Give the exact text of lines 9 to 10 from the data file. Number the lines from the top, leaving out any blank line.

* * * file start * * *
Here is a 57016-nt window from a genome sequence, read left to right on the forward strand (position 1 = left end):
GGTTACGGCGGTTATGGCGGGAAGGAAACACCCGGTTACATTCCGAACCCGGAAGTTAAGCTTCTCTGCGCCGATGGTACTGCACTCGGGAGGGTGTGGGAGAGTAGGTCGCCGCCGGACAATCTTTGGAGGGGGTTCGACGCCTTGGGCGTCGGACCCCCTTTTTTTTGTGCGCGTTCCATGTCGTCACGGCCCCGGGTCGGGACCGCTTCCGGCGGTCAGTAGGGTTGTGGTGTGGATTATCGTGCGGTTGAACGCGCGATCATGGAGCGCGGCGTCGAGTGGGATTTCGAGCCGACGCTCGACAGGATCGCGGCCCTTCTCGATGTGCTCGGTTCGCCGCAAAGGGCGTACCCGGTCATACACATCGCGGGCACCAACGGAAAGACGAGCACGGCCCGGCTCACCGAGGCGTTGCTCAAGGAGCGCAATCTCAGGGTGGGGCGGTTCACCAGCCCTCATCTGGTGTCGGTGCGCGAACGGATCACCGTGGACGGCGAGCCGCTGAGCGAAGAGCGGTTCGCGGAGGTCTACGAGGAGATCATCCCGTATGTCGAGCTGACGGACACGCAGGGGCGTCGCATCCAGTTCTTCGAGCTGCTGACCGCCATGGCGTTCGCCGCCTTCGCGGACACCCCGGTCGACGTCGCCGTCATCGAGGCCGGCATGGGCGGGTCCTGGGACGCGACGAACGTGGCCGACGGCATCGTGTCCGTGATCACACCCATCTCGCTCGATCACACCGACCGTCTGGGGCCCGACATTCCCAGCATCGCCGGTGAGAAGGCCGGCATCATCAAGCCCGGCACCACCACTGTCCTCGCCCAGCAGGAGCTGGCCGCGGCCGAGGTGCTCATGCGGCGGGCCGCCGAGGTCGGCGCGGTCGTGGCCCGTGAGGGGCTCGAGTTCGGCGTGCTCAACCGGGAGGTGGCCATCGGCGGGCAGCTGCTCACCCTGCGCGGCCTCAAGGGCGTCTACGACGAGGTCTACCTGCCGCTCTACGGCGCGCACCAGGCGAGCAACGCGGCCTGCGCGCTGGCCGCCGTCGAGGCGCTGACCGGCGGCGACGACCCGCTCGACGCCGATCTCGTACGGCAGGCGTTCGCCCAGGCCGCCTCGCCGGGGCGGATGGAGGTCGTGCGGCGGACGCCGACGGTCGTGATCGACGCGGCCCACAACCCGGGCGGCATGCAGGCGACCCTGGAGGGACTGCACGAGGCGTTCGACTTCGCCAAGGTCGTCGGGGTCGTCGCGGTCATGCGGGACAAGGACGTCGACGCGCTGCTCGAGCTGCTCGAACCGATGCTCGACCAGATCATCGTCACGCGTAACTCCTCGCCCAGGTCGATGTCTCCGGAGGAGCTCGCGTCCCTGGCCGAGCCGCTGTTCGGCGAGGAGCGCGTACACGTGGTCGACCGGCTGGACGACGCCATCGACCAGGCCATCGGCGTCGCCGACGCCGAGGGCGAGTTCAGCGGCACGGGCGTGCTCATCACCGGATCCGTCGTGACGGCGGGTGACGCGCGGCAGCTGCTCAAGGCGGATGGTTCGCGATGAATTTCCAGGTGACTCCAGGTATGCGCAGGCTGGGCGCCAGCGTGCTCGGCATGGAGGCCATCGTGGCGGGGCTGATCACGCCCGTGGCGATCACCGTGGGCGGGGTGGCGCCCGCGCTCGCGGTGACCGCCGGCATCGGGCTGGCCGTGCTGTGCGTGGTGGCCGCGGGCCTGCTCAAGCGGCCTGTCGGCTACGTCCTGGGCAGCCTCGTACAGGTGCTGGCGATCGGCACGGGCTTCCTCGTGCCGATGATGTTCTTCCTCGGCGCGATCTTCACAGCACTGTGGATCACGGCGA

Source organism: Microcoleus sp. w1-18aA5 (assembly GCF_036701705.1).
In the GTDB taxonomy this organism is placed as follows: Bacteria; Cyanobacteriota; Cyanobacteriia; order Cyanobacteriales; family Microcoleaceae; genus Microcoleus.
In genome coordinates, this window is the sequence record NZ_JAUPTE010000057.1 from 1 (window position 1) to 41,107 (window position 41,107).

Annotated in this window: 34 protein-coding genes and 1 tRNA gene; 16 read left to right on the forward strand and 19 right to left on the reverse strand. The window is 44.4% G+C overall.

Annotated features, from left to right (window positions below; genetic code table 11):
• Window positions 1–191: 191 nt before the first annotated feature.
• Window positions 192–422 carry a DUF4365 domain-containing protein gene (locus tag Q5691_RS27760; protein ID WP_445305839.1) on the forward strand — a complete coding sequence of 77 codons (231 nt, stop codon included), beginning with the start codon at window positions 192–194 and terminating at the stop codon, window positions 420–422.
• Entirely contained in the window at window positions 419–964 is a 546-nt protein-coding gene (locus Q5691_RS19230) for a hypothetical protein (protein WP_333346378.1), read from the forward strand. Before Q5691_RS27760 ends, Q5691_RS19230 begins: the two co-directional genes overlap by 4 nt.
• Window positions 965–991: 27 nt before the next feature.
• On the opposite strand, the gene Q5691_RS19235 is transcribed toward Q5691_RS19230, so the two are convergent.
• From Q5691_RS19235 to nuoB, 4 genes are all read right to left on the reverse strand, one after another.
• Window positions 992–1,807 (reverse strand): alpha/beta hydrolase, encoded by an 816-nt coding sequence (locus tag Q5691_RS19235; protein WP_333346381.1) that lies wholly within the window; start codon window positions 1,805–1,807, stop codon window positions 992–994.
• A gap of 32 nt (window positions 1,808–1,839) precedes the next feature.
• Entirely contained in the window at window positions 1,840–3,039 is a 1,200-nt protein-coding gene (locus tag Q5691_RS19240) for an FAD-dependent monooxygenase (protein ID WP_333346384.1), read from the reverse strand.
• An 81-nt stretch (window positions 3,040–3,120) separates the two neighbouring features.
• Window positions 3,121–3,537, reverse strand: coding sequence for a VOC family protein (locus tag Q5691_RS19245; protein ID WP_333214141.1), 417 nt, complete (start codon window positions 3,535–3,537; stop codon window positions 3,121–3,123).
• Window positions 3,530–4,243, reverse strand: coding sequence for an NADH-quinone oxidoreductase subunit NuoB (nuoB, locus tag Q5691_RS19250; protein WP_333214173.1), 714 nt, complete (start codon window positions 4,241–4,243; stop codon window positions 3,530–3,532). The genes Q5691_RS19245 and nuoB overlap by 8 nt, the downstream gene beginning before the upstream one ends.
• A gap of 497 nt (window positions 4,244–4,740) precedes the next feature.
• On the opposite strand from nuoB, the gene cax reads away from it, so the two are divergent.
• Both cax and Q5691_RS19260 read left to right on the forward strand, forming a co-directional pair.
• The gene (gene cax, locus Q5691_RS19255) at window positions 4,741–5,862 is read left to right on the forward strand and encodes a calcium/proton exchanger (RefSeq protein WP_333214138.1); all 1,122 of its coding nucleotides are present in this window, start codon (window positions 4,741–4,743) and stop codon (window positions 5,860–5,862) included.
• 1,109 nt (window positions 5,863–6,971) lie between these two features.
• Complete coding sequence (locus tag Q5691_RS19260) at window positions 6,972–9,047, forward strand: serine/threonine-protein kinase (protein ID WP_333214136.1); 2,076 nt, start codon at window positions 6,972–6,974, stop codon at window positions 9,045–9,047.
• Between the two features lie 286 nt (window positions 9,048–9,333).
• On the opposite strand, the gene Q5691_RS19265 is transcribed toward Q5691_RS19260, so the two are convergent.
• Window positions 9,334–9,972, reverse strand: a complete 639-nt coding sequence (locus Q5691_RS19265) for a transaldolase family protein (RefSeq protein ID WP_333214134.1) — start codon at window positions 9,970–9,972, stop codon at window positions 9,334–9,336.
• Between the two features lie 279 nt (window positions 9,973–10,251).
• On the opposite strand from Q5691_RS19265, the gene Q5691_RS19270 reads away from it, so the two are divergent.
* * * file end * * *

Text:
• Window positions 192–422 carry a DUF4365 domain-containing protein gene (locus tag Q5691_RS27760; protein ID WP_445305839.1) on the forward strand — a complete coding sequence of 77 codons (231 nt, stop codon included), beginning with the start codon at window positions 192–194 and terminating at the stop codon, window positions 420–422.
• Entirely contained in the window at window positions 419–964 is a 546-nt protein-coding gene (locus Q5691_RS19230) for a hypothetical protein (protein WP_333346378.1), read from the forward strand. Before Q5691_RS27760 ends, Q5691_RS19230 begins: the two co-directional genes overlap by 4 nt.